Study: Mammo delivers effective surveillance for breast cancer survivors
Screening mammography is likely to improve survival among women previously diagnosed with breast cancer, according to a clinical survey and cost-effectiveness analysis commissioned by the National Institute for Health Research in the U.K. and published in the September issue of Health Technology Assessment.

As breast cancer survival has improved, the question of optimal follow-up surveillance has emerged. Previous data have suggested that early detection of recurrent, second and new primary cancers provides a survival benefit, according to Clare Robertson, MD, of the health services research unit at University of Aberdeen in Aberdeen, Scotland. However, the optimal frequency of screening mammography and length of follow-up among this population remain unclear.

Robertson and colleagues designed a survey to assess follow-up protocols in the U.K., assess their effectiveness, estimate associated costs and cost effectiveness of various surveillance and follow-up protocols and identify future research needs.

The researchers surveyed breast surgeons and radiologists in the U.K. to assess surveillance regimens and examine feasible alternatives. They also completed an economic model to determine cost effectiveness.

The 183 surgeons and radiologists who responded to the survey indicated a variety of surveillance strategies, with most initiating mammography 12 months after breast-conserving surgery or mastectomy. The most common screening interval was annual mammography, followed by biennial mammography. Seventy-two percent of respondents discharged women from surveillance mammography 10 years after surgery.

However, though there are some common patterns in surveillance mammography practice, the researchers wrote that their findings suggest that there is "considerable variation in the combinations of start, frequency, duration and discharge from surveillance mammography.”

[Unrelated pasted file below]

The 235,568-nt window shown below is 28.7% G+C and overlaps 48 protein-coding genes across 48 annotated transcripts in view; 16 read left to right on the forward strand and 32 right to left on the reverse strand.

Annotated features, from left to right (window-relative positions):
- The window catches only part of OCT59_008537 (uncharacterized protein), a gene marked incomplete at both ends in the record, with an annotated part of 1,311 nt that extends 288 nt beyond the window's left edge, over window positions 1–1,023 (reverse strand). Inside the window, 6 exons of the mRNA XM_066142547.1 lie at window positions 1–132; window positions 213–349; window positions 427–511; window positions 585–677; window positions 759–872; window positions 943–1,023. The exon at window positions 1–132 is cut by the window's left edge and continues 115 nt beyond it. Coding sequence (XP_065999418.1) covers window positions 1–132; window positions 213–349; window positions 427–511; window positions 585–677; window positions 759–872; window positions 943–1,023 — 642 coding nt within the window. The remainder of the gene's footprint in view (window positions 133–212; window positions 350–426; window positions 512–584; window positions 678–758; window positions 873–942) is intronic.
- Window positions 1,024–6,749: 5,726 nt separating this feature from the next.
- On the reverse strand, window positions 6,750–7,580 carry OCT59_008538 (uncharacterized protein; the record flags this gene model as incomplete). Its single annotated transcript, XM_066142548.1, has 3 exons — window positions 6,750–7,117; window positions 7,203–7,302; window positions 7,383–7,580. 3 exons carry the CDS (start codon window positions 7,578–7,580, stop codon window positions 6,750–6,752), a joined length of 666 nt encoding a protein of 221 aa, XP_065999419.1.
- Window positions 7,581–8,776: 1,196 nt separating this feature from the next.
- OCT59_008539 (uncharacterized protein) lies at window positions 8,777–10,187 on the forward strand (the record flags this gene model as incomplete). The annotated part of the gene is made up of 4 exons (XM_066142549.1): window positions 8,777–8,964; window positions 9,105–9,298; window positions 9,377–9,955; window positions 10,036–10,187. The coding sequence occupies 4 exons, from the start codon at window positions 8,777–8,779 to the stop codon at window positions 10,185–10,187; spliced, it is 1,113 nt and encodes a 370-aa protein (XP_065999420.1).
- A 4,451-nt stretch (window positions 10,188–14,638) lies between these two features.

Systemic literature reviews for clinical effectiveness suggested that surveillance mammography provides a survival benefit compared with regimens that do not include mammography. Data regarding test performance showed the highest sensitivity for MRI and the highest specificity for mammography, with studies reporting varying sensitivity and specificity for all screening studies: MRI, mammography and ultrasound.

The economic evaluation indicated that surveillance mammography at a one-year interval provided the highest net benefit and was most likely to be considered cost-effective at a societal willingness to pay for a quality-adjusted life-year (QALY) of either EUR 20,000 ($31,000) or EUR 30,000 ($46,000). Robertson et al noted that screening MRI can provide incremental costs less than EUR 30,000 ($46,000) depending on the surveillance interval and incidence.

The researchers suggested that women at higher risk for ipsilateral breast tumor recurrence or metachronous contralateral breast cancer could benefit from more intensive follow-up, while those with less likelihood of disease could be screened less often. However, they acknowledged the challenges of a staggered approach, which includes unnecessary patient anxiety.

Robertson and colleagues identified several directions for future research, including improved collection of details regarding mode of detection for recurrent cancers, direct head-to-head comparison of screening modalities in this population, economic modeling and a definitive randomized controlled trial that examines mammography and MRI.

For more about screening mammography in practice, please read USPSTF Guidelines Two Years Later: The Fallout Continues.